Downregulation of genes associated with anti-tumour immune response induced by melatonin

E. Capelli, I. Campo, A. Lucchelli, S. Panelli, G. Damiani, M. Cuccia

Research output: Contribution to journalArticlepeer-review


The effect of pineal hormone melatonin (MLT) on expression of genes known to be induced following cell activation was studied in human peripheral blood lymphocytes Lymphocyte cultures stimulated with interleukin-2 (rIL-2) and/or phytoemagglutinin (PHA) were used as activation model. mRNA obtained from melatonin treated and untreated lymphocytes was retrotranscribed and amplified by RT-PCR using primers designed on the sequences of selected genes (DRB, β-TIM, TRA 1, RAP 2) The aim was to investigate the effect of this substance on expression of genes associated to the activation of immune system cells. It is well known that melatonin is involved in the regulation of different phisiological and neuroendocrine processes and it has been suggested that enhances immune system function. According to some researchers melatonin seems to counteract the growth of both spontaneous and experimental tumours because of its ability to stimulate the anti-tumour defences as suggested by studies on tumour progression in mice and clinical immunotherapy trials in humans. The results obtained in our study indicate that melatonin determines a general downrwegulation of gene expression. These data are in agreement with previous results that have demonstrated a citostatic action of this drug in lymphocytes cultures. Particularly interesting is the observation that melatonin induces a reduction in TRA 1 (tumor rejection antigen 1) expression. Moreover the new oncogene Rap-2 of the Ras superfamily is not transcribed in the presence of melatonin. These data support the idea that melatonin has a role in the control of cell proliferation and in down regulation of some genes related to immune response.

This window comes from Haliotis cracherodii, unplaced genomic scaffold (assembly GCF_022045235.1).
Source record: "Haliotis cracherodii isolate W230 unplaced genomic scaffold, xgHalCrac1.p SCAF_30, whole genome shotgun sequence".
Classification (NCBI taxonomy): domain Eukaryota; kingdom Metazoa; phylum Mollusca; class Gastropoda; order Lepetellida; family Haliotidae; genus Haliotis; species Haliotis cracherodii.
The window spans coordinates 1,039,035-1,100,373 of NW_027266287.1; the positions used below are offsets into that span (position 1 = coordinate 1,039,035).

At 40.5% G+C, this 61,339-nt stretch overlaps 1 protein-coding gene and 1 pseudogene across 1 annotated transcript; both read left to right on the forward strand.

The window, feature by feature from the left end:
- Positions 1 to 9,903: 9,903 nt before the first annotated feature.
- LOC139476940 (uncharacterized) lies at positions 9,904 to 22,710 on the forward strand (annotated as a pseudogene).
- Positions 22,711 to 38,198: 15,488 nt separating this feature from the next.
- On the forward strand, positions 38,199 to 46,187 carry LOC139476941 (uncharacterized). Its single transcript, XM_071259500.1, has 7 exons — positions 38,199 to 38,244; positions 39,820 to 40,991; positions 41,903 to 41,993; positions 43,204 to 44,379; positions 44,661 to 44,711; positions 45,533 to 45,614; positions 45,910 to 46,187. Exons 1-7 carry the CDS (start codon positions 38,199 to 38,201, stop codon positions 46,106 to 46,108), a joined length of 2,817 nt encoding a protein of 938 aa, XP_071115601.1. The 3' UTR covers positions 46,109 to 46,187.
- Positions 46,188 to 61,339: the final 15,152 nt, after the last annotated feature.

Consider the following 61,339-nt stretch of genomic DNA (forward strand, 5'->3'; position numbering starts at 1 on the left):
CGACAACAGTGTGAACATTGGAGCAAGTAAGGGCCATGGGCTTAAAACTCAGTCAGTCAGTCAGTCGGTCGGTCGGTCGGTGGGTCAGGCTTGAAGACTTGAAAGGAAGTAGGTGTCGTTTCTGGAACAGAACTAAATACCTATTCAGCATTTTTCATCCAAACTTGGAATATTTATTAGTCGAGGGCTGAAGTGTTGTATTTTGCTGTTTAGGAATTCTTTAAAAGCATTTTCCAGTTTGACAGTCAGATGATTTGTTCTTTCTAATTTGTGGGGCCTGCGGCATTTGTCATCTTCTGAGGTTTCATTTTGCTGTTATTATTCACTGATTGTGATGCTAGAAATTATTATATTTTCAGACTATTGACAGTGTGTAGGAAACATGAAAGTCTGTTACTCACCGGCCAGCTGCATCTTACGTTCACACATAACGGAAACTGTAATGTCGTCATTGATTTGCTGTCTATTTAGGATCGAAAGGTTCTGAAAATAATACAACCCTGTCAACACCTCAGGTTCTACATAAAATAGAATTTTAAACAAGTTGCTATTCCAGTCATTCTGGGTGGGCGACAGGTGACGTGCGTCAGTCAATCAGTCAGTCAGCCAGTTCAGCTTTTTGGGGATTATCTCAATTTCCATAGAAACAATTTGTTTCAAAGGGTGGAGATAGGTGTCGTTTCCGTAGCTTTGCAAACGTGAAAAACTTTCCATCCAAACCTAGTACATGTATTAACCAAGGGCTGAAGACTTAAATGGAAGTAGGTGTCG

Original languageEnglish
Pages (from-to)338
Number of pages1
JournalEuropean Journal of Immunogenetics
Issue number2
Publication statusPublished - 2001

ASJC Scopus subject areas

  • Immunology
  • Genetics


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